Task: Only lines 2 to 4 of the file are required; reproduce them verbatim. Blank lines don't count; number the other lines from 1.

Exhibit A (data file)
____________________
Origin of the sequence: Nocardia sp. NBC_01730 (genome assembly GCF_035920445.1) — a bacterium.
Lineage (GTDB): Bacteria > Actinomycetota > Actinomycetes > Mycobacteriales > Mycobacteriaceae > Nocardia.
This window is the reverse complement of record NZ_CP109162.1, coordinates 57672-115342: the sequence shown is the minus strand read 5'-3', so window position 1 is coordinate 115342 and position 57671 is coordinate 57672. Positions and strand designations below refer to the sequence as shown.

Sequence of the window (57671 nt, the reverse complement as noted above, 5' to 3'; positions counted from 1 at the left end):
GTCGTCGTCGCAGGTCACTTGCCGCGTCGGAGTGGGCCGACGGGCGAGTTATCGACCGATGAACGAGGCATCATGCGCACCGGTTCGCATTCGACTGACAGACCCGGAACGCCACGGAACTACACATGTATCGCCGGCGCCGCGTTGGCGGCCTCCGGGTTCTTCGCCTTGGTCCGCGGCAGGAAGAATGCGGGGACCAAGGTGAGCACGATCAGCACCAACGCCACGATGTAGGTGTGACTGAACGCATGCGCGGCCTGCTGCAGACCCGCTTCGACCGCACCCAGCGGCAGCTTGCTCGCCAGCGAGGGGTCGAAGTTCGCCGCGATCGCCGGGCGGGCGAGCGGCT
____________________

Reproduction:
Lineage (GTDB): Bacteria > Actinomycetota > Actinomycetes > Mycobacteriales > Mycobacteriaceae > Nocardia.
This window is the reverse complement of record NZ_CP109162.1, coordinates 57672-115342: the sequence shown is the minus strand read 5'-3', so window position 1 is coordinate 115342 and position 57671 is coordinate 57672. Positions and strand designations below refer to the sequence as shown.

Sequence of the window (57671 nt, the reverse complement as noted above, 5' to 3'; positions counted from 1 at the left end):